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The End of ESG, UNGA, South Australia, Cement, and Amazon

Source: Pixabay

Here are 5 ESG insights you might have missed this week:

1. The End of ESG-

  • ESG is both extremely important and nothing special.

  • It's extremely important because it's critical to long-term value, and thus any practitioner or academic should take it seriously, not just those with "ESG" in their job title or list of research interests. Considering long-term factors when valuing a company isn’t ESG investing; it’s investing.

  • It's nothing special since it's no better or worse than other intangible assets that drive long-term value and create positive externalities, such as management quality, corporate culture, and innovative capability. We want great companies, not just companies that are great at ESG.

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2. UN General Assembly Previews Climate Summit Conflicts-

  • UN Secretary-General António Guterres made clear in his speech to world leaders that a successful COP27 outcome must include funding for loss and damage.

  • The United Nations General Assembly this week gave hints of a coming clash between developing nations and the industrialized world over how to compensate vulnerable nations that are being hit hardest by climate change.

  • With climate disasters taking a mounting toll in vulnerable countries, much of the focus at November's COP27 climate summit in Egypt may be on the responsibility of industrialized nations to provide funding to those countries for climate damage they did not cause.

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3. South Australia Set to Become First Big Grid to Run on 100% Renewables-

  • South Australia’s gigawatt-scale electricity network is within touching distance of phasing out fossil fuel backup.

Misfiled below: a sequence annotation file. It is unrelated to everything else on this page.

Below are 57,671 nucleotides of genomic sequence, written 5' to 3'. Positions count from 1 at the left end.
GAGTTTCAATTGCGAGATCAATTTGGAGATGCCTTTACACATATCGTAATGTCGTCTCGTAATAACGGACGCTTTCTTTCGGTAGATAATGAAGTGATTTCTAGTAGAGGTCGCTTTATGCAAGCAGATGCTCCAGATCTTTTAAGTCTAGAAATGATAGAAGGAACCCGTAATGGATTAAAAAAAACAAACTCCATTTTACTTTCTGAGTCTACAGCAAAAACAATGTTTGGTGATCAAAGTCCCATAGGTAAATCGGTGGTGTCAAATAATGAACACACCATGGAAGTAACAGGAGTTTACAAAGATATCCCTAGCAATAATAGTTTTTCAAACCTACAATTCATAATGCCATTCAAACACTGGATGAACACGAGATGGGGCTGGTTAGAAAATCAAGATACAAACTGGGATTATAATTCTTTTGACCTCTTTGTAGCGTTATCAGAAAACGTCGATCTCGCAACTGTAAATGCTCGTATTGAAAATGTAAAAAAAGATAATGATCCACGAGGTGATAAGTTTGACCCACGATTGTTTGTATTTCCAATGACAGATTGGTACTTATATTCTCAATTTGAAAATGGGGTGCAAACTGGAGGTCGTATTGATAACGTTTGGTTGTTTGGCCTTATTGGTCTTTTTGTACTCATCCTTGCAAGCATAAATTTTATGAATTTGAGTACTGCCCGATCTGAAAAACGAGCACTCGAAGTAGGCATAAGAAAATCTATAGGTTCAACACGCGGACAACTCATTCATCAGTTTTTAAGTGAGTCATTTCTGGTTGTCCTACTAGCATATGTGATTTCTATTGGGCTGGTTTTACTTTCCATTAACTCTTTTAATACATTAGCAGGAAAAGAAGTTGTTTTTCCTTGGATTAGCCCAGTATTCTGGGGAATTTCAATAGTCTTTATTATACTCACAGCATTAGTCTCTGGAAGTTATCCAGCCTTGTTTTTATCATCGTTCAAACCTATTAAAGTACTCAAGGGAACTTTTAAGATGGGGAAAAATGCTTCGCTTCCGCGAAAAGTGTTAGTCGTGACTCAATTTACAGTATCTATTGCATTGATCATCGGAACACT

• Even when wind and solar have produced much more electricity than is needed in the state at any one time, it has always had to have some synchronous generators, and always gas fired generators in South Australia, running to ensure some of the principal grid services can still be delivered.

  • South Australia is a living laboratory of how to manage the transition to wind and solar, and an inverter-based grid, and it is remarkable to see how the engineering assessment of system needs has rapidly evolved in recent years.

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4. How Amazon Became the Largest Buyer of Renewable Energy in the World-

  • That financial and legal arrangement, known as a PPA (power purchase agreement), has been a crucial force in the U.S.’s transition to clean energy.

  • Amazon has leveraged that ecosystem to go on the largest ever solar and wind shopping spree, buying 15.7 gigawatts globally over the past three years, nearly equal to the prodigious energy demands of the $1.4-trillion company.

  • “If it was a market that only waited till something was built—and then you went out and tried to sell the -electricity—these projects wouldn’t get done,” says Harkrader. “People like Amazon, or Microsoft, Walmart, Target—on and on—are standing up and making this market possible. And it’s exploding.”

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5. SBTi Cement Guidance-

  • The cement sector is the third-largest industrial energy consumer and the second-largest industrial CO2 emitter. It represents about 7% of CO2 emissions globally.

  • The Cement Science Based Target Setting Guidance is the world’s first framework for companies in the cement sector and other potential users of cement such as construction businesses, to set near- and long-term science-based targets in line with 1.5°C.

  • It provides a detailed understanding on how to set targets and deal with processes that are specific to the cement and concrete sector, greenhouse gas accounting criteria and recommendations, as well as examples on how different types of companies can use the tools and guidance to submit a target for validation.

  • Link to Source:

One more thing: A summary of the speech by U.N. Secretary-General Antonio Guterres in this week’s General Assembly.

Find the video here:

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The cement sector is the third-largest industrial energy consumer and the second-largest industrial CO2 emitter. It represents about 7% of CO2 emissions globally. The Cement Science Based Target Setti

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